Suspense and the Sagas Skip to content

Suspense and the Sagas

In 1960, the body of a Danish cryptographer is found on an uninhabited island in Breiðafjörður Bay in West Iceland and Kjartan, a lawyer working at the District Commissioner’s office in Patreksfjörður, is sent to Flatey island to solve the mystery of his death. So begins the plot in The Flatey Enigma (Flateyjargáta) by Viktor Arnar Ingólfsson.

On Flatey Kjartan becomes acquainted with some of the island community’s quirky characters and, with the assistance of the police in Reykjavík, slowly the pieces of the puzzle start coming together.

Early on, Kjartan establishes that the cryptographer’s death is linked to Flateyjarbók (the Flatey Book), the largest of the Icelandic ancient manuscripts, compiling sagas of the Norse kings, the sagas of the Greenlanders, among others, a copy of which is kept in the Flatey library.

It turns out that the cryptographer had visited the island to try to solve a famous riddle, the Flatey Enigma, stored in the library along with the copy of Flateyjarbók.

The riddle itself is part of the story as two of its characters discuss it between themselves throughout, and only towards the end is it revealed who these two characters are.

Kjartan’s investigation appears to be running smoothly when ghosts from his own past surface and unexpected and gruesome events upset the otherwise peaceful island life.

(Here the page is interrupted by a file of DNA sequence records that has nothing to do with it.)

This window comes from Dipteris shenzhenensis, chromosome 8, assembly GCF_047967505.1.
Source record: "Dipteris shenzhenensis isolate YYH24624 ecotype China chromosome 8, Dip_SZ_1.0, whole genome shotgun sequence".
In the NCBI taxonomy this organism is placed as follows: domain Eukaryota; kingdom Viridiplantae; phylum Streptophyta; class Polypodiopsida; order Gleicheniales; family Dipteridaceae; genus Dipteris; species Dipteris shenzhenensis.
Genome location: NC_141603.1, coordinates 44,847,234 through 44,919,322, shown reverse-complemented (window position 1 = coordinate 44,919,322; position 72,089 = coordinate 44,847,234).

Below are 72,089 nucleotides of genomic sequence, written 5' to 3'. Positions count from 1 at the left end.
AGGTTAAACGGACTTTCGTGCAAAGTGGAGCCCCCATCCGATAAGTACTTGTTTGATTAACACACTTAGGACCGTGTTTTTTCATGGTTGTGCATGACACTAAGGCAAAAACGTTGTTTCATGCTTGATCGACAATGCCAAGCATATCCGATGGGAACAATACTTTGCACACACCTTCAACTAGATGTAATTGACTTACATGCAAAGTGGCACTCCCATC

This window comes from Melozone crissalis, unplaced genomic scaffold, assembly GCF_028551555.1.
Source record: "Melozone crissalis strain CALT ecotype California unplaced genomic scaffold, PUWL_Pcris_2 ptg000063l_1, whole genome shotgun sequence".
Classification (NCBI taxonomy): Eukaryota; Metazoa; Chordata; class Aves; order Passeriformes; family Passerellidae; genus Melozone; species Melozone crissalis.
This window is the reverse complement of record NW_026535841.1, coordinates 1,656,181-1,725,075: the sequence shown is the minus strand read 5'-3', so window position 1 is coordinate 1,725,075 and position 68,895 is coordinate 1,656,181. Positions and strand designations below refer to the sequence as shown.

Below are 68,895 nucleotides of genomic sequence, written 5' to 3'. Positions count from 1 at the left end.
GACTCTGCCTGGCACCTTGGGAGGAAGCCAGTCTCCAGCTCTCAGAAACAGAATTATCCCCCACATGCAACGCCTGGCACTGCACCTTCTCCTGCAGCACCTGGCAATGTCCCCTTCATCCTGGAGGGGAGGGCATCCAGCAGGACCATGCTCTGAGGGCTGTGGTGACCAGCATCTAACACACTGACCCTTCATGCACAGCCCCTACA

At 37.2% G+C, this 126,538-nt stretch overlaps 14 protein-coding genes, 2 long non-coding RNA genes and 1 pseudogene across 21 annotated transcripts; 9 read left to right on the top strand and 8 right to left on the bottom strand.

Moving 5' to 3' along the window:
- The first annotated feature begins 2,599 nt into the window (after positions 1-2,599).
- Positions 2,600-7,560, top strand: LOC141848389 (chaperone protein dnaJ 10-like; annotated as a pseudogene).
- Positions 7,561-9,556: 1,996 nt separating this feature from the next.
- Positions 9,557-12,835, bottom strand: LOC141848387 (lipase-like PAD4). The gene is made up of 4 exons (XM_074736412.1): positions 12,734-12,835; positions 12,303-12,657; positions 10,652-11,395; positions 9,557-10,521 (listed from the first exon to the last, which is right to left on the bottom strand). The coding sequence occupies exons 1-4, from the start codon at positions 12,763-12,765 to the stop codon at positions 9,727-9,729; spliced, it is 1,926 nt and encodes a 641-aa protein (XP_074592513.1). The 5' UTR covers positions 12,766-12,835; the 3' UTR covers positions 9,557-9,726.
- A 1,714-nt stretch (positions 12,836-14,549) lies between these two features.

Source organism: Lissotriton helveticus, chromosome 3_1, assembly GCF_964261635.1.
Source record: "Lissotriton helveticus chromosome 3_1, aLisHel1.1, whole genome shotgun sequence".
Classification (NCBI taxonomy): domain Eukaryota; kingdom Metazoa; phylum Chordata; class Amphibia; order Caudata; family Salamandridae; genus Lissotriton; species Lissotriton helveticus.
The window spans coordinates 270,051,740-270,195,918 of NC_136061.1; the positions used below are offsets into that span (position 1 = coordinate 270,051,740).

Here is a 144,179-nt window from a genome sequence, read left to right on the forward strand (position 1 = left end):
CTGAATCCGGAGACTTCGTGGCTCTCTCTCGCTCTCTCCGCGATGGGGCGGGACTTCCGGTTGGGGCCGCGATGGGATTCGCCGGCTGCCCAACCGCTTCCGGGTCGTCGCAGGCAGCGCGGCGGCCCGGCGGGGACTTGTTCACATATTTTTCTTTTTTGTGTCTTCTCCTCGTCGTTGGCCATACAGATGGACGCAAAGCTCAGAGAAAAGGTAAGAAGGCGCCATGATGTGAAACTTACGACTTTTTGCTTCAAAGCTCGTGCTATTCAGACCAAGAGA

The Flatey Enigma is the second novel by Viktor Arnar Ingólfsson that I’ve read—the first being Daybreak, also available in English—and while I appreciated his modern-day crime thriller I enjoyed the historical aspect of The Flatey Enigma even more.

I’ve never been to Flatey but the island—with a dwindling population it’s the only island on Breiðafjörður that remains inhabited year-round—and the ways of the islanders are so vividly described that it felt as if I had.

The twist of Flateyjarbók, of which the author must have extensive knowledge, makes the plot more interesting still. Spiced up with colorful characters, their fallacies and superstitions, the book is a joy to read with the solution to the mystery being simple yet surprising.

Lovers of both crime novels and historical novels will have a field day with The Flatey Enigma as it is a combination of both and I’d also recommend it to those interested in Icelandic culture and the sagas.


Originally published in Iceland in 2002, The Flatey Enigma was among Icelandic novels released in English by AmazonCrossing following the Frankfurt Book Fair in 2011 and is available on

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